The Samoan words for our days of the week are made up of two parts: the word Aso, or day, and then a second word to describe that day.

For example, Aso Sā is what we call Sunday, and the word sā means sacred.

As Samoa is a very Christian country with most denominations observing the Sabbath on Sunday, you can see how we might have come up with the term, Aso Sā.

Monday to Sunday in Samoan

Aso Gafua
Aso Lua
Aso Lulu
Aso Tofi
Aso Faraile
Aso To’ona’i
Aso Sā


Samoan is traditionally an oral language – we’ve only recently come up with a written system – so you may come across different ways of spelling our words. I’ve seen Aso To’ona’i (Saturday) spelled to’ana’i or tona’i.

But based on decades in the Samoan language media industry – my family used to run a Samoan language newspaper – the word to’ona’i – which also refers to a feast we usually have on the weekends – is correct…because that’s just how we’ve always spelled it. 

I can understand the spelling to’ana’i (lots of people (mis?)pronounce this word with an ‘a’ in it) but tona’i is definitely not normal :).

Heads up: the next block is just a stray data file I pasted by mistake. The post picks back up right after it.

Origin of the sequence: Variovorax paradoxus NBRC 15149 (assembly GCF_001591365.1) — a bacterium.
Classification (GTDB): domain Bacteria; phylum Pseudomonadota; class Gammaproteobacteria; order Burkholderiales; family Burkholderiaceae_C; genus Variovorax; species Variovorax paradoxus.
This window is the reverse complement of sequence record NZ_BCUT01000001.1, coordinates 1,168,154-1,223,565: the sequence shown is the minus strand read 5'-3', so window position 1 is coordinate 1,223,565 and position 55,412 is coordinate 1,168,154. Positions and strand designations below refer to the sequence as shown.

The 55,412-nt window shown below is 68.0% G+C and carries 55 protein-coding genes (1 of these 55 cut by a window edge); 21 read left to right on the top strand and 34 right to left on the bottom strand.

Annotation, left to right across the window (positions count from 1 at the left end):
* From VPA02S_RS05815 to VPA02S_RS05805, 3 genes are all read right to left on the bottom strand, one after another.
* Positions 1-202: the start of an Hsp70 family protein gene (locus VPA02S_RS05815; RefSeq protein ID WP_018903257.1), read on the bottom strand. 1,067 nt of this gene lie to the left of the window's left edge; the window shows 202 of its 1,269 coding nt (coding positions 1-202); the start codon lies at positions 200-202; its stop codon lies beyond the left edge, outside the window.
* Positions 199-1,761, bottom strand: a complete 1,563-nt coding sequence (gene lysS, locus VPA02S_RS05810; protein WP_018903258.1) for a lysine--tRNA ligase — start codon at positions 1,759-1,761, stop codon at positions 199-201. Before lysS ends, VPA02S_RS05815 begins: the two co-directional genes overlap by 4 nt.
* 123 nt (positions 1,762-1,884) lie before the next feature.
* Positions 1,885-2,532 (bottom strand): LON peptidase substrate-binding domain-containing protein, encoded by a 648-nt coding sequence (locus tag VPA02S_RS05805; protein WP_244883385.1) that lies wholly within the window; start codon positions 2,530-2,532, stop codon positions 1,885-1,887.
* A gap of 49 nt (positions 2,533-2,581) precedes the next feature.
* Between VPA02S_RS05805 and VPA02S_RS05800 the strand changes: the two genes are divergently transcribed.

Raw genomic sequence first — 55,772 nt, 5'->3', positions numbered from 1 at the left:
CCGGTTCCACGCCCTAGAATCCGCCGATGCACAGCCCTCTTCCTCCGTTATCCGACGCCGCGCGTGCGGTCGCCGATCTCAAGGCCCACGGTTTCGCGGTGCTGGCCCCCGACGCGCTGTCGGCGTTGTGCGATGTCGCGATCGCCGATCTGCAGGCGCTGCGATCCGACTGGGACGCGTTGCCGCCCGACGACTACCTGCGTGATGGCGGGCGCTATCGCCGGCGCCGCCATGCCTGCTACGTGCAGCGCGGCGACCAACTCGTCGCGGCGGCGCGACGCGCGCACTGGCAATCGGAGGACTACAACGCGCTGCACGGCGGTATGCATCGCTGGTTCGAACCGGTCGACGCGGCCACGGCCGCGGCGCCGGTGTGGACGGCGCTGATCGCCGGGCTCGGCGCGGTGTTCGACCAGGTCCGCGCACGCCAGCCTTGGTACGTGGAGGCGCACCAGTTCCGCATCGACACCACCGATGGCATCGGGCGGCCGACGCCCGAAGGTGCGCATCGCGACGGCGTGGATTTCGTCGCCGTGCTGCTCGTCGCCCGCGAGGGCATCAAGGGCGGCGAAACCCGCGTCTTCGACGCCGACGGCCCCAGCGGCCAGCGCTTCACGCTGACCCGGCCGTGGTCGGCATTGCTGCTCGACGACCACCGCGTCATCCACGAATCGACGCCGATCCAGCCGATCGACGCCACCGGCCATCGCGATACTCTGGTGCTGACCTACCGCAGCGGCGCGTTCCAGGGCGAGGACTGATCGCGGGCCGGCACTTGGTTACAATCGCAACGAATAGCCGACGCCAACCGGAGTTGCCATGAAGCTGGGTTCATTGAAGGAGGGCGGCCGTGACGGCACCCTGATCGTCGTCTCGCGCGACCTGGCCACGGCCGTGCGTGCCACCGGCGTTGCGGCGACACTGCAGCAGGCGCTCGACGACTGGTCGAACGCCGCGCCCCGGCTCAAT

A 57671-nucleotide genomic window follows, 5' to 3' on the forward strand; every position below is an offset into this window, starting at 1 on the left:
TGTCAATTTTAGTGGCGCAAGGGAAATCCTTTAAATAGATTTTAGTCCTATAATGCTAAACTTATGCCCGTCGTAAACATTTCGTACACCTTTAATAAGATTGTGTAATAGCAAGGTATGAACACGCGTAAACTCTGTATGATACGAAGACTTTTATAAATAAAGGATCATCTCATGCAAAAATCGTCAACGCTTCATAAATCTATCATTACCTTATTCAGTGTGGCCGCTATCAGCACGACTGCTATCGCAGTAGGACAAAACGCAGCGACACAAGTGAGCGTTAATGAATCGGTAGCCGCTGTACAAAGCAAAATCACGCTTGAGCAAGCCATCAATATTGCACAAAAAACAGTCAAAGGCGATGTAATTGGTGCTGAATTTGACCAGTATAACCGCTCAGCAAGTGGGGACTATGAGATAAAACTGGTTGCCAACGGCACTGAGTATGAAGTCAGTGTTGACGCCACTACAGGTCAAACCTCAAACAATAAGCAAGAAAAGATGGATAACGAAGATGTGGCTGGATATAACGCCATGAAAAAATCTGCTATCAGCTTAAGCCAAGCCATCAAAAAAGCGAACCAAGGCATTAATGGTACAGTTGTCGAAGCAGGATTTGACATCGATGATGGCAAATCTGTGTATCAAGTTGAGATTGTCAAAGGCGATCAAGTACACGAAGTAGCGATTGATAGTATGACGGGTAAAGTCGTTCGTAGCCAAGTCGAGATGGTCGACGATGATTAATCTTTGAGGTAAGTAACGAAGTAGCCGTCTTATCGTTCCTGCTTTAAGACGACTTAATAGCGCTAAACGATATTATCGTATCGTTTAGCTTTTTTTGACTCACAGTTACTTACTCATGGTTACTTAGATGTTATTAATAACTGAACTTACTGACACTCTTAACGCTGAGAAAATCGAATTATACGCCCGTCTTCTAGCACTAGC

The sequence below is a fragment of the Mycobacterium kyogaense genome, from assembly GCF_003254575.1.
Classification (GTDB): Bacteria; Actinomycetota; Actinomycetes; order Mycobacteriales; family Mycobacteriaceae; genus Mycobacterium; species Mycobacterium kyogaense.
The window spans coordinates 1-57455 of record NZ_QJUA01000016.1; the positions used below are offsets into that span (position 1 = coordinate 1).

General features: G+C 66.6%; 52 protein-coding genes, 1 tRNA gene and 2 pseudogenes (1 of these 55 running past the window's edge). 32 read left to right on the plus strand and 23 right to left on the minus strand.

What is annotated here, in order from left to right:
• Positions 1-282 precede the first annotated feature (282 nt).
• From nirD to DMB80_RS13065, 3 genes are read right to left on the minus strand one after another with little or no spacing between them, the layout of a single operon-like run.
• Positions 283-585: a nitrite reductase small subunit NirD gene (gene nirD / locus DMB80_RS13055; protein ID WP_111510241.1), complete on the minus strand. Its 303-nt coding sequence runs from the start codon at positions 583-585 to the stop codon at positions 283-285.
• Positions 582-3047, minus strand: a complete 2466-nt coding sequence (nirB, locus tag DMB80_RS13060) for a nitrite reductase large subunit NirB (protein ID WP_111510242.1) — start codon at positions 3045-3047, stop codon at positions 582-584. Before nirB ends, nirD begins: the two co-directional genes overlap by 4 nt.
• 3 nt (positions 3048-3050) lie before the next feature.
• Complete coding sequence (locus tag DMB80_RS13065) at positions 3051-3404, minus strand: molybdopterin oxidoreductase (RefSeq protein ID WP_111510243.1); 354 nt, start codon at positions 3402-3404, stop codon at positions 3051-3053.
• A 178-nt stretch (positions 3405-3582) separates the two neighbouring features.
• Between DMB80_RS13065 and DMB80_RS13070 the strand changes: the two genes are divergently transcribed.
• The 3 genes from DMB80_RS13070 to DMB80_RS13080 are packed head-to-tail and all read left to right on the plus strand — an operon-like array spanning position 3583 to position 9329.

But like I said, the written version of Samoan is still young. Let’s see how this word stands up over time.  

Today, Tomorrow, Yesterday

It’s helpful to know how to refer to days without having to use their names.

Aso nei / Le asō [AUDIO] Today
Taeao [AUDIO] Tomorrow
Ananafi [AUDIO] Yesterday
Le aso e soso’o ma taeao [AUDIO] The day after tomorrow
Le aso e talatu o taeao [AUDIO] The day after tomorrow
Le vaiaso nei [AUDIO] This week
Le vaiaso lea [AUDIO] Next week
Le vaiaso a sau [AUDIO] Next week
Le vaiaso ua te’a [AUDIO] Last week